Last Monday, the weather was fine so we set off for a trip to Swinderby Antique Fair. Just to look around you understand, not to spend any money. It's just that these mega-fairs appear on TV antique shows and we wondered what they were really like.
The answer is huge. Apparently there are 800+ stalls on an airfield and I can well believe it. Entrance before 10am is a sizeable tenner - the early part of any antique fair involves traders selling stuff to each other. The public can come in but are discouraged by doubling the charge. That way the trade get all the best bargains.
If I were being unkind, I'd suggest it was a posh car boot sale. Yes there are lots of interesting items for sale, some of them exceedingly fine (see, I can do da lingo) and also exceedingly strongly proceed, at least to my eyes. If you want a cabinet with lots of drawers suitable for modelling bits, there is a lot of choice but I baulked at £180 for a small set I though would do for whitemetal castings leftover etched bits. Well, one of the hinges was broken...
With my modelling head on, I spotted a lot of tatty yachts. Nearly all of them the horrible, cheap, Chinese display models with their masts broken off. None would be any use for sailing and to be honest, probably aren't worth repairing. I did find a couple of proper pond yachts but again these were out of my price range and quite frankly, they take up a lot of space and I can't be bothered with wind powered sailing.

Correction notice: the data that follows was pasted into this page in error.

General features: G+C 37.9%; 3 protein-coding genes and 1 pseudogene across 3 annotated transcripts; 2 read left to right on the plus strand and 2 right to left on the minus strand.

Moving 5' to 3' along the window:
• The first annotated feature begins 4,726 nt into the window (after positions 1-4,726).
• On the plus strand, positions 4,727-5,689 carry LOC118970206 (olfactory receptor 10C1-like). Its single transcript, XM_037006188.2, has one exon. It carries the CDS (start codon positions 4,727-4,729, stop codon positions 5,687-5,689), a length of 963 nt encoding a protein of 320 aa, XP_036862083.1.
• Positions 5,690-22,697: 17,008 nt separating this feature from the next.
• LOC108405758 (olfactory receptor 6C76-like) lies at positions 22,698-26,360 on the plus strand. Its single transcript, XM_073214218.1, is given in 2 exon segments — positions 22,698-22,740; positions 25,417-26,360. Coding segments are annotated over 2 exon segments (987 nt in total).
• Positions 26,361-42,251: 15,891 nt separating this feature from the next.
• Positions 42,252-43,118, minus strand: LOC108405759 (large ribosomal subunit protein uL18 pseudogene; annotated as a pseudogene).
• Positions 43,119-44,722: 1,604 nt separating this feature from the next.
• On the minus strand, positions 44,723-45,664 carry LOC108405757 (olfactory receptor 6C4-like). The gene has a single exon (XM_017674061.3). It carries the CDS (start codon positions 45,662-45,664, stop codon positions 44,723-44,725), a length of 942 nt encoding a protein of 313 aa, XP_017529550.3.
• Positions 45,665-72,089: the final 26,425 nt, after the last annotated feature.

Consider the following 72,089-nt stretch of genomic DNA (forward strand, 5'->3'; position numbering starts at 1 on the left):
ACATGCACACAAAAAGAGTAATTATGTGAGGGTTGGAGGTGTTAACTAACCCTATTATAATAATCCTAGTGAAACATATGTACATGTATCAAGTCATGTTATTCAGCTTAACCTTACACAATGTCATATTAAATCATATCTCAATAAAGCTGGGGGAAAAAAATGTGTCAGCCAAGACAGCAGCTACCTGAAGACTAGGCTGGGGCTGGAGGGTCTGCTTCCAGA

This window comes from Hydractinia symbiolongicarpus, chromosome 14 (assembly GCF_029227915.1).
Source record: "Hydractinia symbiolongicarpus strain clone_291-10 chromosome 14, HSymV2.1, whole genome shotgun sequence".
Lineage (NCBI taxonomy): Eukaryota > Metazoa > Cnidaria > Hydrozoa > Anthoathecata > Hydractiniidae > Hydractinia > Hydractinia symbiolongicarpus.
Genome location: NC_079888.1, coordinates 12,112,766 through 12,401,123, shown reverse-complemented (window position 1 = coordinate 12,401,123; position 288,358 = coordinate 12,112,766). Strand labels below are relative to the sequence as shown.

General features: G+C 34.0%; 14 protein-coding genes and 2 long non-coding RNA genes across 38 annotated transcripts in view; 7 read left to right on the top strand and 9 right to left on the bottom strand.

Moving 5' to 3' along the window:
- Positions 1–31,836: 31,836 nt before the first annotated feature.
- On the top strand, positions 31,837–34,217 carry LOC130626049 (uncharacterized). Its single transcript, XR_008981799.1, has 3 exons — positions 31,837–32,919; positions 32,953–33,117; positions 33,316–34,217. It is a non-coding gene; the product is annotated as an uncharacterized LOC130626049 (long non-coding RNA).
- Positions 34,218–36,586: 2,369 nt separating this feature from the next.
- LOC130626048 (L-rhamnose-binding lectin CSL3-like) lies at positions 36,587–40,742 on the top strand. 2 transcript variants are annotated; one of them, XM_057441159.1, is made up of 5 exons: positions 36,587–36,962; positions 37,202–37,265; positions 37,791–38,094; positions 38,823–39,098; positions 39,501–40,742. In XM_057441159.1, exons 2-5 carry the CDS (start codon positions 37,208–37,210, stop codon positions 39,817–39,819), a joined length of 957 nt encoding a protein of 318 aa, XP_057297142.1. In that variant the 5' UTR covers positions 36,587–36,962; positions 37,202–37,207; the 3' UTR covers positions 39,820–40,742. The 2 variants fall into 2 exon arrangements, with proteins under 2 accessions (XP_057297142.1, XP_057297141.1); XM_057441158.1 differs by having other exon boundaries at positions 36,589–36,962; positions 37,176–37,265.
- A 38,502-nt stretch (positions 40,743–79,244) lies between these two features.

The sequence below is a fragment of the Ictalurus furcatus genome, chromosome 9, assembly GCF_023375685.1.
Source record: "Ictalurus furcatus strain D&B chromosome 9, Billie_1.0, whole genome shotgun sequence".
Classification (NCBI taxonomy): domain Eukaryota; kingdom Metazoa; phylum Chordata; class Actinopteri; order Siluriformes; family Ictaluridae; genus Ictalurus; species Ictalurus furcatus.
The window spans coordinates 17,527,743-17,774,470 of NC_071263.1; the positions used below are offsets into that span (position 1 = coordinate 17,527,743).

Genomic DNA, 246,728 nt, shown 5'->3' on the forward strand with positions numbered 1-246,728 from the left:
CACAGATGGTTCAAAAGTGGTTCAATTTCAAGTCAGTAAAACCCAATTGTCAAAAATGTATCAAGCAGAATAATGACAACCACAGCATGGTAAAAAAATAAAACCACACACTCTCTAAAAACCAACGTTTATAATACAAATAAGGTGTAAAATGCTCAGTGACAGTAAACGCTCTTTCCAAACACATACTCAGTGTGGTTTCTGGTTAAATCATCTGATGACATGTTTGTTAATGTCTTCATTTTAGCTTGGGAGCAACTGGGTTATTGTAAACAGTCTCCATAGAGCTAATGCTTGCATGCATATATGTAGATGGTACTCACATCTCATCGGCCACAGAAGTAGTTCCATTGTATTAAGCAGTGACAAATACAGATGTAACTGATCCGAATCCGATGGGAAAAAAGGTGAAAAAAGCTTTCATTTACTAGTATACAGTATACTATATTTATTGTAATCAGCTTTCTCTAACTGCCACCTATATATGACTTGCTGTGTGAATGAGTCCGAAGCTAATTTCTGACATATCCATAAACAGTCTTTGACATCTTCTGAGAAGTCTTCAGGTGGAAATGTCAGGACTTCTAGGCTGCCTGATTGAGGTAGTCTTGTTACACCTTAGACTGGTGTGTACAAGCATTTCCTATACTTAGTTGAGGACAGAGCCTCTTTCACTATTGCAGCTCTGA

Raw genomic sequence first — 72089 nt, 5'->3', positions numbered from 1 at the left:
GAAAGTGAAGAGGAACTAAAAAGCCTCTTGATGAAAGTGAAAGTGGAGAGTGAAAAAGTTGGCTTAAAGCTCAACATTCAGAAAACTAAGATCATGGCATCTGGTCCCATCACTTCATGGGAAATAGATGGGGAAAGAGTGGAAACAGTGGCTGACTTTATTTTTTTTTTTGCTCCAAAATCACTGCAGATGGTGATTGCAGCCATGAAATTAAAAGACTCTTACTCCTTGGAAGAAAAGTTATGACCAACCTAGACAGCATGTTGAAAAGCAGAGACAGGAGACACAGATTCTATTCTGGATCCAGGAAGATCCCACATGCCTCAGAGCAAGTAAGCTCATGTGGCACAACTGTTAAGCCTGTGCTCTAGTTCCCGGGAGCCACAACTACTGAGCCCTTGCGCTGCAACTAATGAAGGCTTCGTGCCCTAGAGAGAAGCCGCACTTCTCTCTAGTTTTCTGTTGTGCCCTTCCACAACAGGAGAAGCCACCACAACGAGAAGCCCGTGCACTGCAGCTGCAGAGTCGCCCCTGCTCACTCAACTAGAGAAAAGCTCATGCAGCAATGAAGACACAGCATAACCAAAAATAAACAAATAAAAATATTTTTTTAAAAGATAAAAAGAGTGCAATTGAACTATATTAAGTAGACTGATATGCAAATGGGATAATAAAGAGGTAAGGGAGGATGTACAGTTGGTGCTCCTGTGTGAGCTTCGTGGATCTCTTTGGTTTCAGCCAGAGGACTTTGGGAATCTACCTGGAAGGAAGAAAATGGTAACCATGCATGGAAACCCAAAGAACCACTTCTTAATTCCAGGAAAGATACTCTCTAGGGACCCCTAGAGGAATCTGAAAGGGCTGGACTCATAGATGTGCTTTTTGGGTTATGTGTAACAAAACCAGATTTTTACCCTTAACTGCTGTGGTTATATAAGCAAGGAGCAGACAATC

The one that got away was a fibreglass hull grey boat (a tender I think) which was reasonably built but not finished. All the bits were apparently in the hull and the radio gear, speed control, motor etc were fitted. £40 and we left it thinking we'd look again at it. Half an hour later it was gone. The moral is, buy it when you see it !
The other think I noticed a lot of were plastic kit aircraft. Made up ones that had then been broken. At least three stalls had a selection for sale and I don't understand why. I meant if they had been nicely made then you might might want to buy one but who wants something with bits missing ? You'd need to buy another kit to replace the missing parts, in which case why not just build a new one ?
It is sad to see models that someone has spent hours constructing heading for the tip but sometimes this is the only option. What makes dealers give up valuable table space for unsalable objects, that they obviously transport between events jumbled up in a box, beats me. Would you buy one ?